Ag Damage Assessment and Economic Loss

A new tool for you

Accurately and quickly assessing the scale of damage following a disaster has been difficult in the past, but, with a new resource recently released by EDEN member institution Penn State Cooperative Extension Service, that task has been made much easier.  The project was led by EDEN immediate past chair Dave Filson. Other team members were Tom Ball, Tommy Bass, Stephen Brown, Michael Bush, Scott Cotton, Rebecca Csutora, Mike Hunter and Marilyn Simunich.

The Ag Damage Assessment Form provides individuals with a standardized method for determining the extent of damages to agricultural commodities and structures. The form provides space to record details needed to determine the exact location and the scale of loss and damage. The Ag Damage Assessment Form includes sections for agricultural losses, including: animal and crop/plant commodities, structures, stored materials, and machinery and equipment. If losses occur for agricultural items not listed, “other” spaces are provided to add/describe additional losses.

Ag Damage Assessment Forms

  • Reduce guesswork—more accurate
  • Examples show the process
  • User Guide explains each section
  • On-line webinar training
  • PowerPointTM training with instructor notes.

One simple form for every type of disaster, for all agriculture, and every state and region.

Visit http://extension.psu.edu/agdamage to access and download all the resources.

Responding to Disasters Is Stressful

Going on location to disasters can be a new and harrowing experience for some Extension personnel. Not only are there physical hazards, but mental and social hazards may be part of the turf too.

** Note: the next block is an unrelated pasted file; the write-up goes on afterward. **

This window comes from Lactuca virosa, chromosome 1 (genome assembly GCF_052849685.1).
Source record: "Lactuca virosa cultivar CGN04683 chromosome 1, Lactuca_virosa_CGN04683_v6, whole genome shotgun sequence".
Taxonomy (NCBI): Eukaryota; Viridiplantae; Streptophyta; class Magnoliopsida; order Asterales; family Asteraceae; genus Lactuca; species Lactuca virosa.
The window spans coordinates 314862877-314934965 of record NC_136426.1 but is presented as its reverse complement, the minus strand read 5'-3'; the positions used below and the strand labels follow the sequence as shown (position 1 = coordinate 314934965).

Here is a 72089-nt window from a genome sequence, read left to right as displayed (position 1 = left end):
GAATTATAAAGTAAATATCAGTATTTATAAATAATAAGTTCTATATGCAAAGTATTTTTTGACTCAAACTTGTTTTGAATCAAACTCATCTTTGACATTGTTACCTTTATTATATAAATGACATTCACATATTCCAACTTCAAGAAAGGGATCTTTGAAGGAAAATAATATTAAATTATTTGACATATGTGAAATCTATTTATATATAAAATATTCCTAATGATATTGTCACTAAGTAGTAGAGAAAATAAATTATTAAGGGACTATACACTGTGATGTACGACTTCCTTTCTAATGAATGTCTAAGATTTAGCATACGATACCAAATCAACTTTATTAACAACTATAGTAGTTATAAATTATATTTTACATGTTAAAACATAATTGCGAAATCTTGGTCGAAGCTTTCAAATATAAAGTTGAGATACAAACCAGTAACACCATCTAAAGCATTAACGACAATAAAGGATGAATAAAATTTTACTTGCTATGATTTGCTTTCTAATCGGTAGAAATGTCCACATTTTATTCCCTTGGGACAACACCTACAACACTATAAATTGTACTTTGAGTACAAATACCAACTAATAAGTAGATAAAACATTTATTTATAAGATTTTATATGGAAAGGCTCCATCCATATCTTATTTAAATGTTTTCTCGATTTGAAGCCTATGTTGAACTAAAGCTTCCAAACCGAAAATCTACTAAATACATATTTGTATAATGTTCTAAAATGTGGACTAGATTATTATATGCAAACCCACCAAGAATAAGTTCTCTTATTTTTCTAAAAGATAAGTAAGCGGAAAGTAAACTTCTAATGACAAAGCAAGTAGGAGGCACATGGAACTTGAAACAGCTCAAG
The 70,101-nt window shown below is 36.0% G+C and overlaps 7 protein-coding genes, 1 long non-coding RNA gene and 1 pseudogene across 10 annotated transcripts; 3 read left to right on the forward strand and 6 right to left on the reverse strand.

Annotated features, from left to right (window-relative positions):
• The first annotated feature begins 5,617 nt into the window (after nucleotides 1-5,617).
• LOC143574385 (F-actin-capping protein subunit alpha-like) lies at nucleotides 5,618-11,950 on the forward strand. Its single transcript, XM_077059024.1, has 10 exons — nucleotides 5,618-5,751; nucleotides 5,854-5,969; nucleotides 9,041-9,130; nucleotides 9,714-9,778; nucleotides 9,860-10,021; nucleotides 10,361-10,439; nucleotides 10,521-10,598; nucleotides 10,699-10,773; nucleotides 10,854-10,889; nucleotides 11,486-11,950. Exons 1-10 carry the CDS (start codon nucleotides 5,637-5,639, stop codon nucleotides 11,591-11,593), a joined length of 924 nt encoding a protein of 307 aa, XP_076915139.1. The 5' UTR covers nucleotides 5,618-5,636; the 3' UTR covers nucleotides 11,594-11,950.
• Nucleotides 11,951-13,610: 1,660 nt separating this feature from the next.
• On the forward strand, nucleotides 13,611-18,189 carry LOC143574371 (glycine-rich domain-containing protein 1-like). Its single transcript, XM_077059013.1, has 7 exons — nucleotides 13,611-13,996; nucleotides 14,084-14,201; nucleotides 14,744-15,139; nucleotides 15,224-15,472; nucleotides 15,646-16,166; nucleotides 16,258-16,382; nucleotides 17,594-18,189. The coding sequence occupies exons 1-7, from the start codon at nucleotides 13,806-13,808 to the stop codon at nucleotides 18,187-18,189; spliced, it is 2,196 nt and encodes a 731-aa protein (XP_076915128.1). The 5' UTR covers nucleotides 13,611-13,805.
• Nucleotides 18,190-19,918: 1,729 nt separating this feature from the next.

You may ask yourself if you are doing the right thing. You could begin to doubt if you are putting in enough time relative to the overwhelming needs. You might attend a town hall meeting in which the situation turns ugly. Your family may miss you and you may miss them. And least of all, but not unimportant, you may wonder if you are ever going to get the yard mowed.

Because responding to disaster is new to some in Extension and not new to others, I bet we all have some tips to share. One is having someone close to talk about what you are going through. Another is having a great team of educators and specialists who help with the response. And, my final tip for this blog is to be on the same page with your boss and administrators. At a risk of going on a tangent in this blog, some will argue that Extension doesn’t have a place in direct response. I have found that education is well received in the response phase of a disaster, especially if you’ve made the upfront efforts and contacts.

Recently, FEMA provided a very clear list of hazards associated with flood and cleanups, which range from fatigue to snakes. It is available on the EDEN Floods and Flooding page at   http://eden.lsu.edu/Topics/Hazards/Floods/

What other tips might be useful? Please share so we can all respond smarter.

Steve Cain – Purdue University Extension

Avian Influenza Biosecurity Courses

Thanks to Dr. Nathaniel Tablante and Jenny Madsen at University of Maryland, two new biosecurity courses are now available through eXtension. A third course will soon be accessible. The self-directed certification online courses are free, but require enrollment.

Participants will gain vital information on biosecurity measures that focus on prevention, response and recovery of an avian influenza outbreak.

Avian Influenza for Backyard Owners is designed for small flock, backyard, homestead and hobby poultry owners.

Avian Influenza for Emergency Responders is designed for emergency response personnel.